It’s best to approach any job interview expecting the unexpected. While there are some basic, standard-issue questions you can probably count on, there are almost always some weird, unexpected, or downright random questions that make their way into the process—making it vital for job candidates to be nimble, ready to think on their feet.
You should be ready for any question—including the ones your interviewer isn’t supposed to ask. Yes, there are some questions—of a personal or demographic nature—that interviewers are not supposed to ask. When they ask these questions, they open up their company to potential legal action.
Not that this stops them: A pretty high percentage of hiring managers ask these taboo questions—as many in one in five. So the odds are, if your job search process lasts very long, you’ll end up in an interview where one of these forbidden questions is asked.
And what are some of these questions? You can probably guess—but some definite no-nos include:
- Are you pregnant?
- What are your religious beliefs/affiliations and/or your political beliefs/affiliations?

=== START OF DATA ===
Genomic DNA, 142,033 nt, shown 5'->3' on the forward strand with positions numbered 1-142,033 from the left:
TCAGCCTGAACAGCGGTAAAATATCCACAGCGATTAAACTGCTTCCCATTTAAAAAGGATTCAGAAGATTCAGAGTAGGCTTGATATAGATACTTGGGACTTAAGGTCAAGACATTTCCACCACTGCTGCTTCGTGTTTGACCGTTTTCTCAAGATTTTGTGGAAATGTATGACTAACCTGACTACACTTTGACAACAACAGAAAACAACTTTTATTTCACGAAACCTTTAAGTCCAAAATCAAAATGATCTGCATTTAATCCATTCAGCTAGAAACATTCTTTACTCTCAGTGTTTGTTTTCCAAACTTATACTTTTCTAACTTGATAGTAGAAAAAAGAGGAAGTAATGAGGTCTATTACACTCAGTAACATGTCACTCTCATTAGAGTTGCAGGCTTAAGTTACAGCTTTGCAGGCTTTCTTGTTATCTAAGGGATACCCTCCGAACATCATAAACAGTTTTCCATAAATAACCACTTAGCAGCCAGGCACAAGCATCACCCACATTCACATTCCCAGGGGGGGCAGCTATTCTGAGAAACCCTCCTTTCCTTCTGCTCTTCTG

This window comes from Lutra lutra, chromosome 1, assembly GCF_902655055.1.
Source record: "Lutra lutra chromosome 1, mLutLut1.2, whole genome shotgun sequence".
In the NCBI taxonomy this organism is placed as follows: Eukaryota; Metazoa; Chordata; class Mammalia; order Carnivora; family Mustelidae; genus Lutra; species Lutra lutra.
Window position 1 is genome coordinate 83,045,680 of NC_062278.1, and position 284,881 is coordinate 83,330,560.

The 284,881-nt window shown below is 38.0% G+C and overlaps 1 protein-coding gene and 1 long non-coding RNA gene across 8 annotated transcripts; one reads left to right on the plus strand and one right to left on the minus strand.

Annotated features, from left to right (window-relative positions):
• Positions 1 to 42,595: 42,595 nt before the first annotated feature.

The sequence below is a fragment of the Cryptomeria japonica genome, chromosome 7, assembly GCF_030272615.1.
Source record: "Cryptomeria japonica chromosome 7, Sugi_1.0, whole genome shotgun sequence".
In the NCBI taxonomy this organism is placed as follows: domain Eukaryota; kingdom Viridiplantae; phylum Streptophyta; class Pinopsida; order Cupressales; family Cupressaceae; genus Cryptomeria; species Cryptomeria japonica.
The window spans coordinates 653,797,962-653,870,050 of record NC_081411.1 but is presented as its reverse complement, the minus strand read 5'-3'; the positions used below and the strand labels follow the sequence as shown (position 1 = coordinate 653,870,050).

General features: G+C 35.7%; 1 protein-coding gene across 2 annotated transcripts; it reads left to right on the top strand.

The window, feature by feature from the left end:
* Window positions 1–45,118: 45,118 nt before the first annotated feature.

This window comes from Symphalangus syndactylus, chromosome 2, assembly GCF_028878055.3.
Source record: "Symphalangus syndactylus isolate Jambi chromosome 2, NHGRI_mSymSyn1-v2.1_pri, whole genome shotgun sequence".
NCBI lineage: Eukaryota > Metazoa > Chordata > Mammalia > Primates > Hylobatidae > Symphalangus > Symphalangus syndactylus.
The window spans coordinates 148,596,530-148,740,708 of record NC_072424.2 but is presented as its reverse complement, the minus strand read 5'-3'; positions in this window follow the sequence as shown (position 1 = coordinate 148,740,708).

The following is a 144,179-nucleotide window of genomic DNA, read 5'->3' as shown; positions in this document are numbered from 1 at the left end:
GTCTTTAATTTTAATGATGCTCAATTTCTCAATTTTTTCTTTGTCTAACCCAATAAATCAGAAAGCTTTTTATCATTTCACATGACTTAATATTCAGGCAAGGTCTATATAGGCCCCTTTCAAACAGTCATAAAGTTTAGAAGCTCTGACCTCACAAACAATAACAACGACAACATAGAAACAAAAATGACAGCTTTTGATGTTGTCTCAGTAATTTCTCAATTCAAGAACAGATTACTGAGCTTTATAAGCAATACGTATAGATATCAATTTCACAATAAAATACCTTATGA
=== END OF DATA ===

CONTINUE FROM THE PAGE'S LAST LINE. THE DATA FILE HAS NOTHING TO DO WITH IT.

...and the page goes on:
- What is your race, color, or ethnicity?
- Are you in any way disabled?
- What is your marital status? Do you have children? Do you plan to?
- What is your financial status (i.e., are you in debt)?
- What are your social smoking/drinking habits?
And the biggest, most common one of all: How old are you?
To be clear: There is nothing illegal about asking any of these questions, but, in most contexts, they will imply a discriminatory motive, which most certainly is illegal, or at least grounds for you to bring a case against interviewers who ask these questions.
Not that we recommend getting litigious about it. What we recommend, first and foremost, is that you be ready to hear these questions. Second, be comfortable declining to answer these questions if you feel uncomfortable with them. And third, regard these as red flags; if an interviewer asks one of these questions, well, it may not be a healthy company culture that you’re seeking to join after all.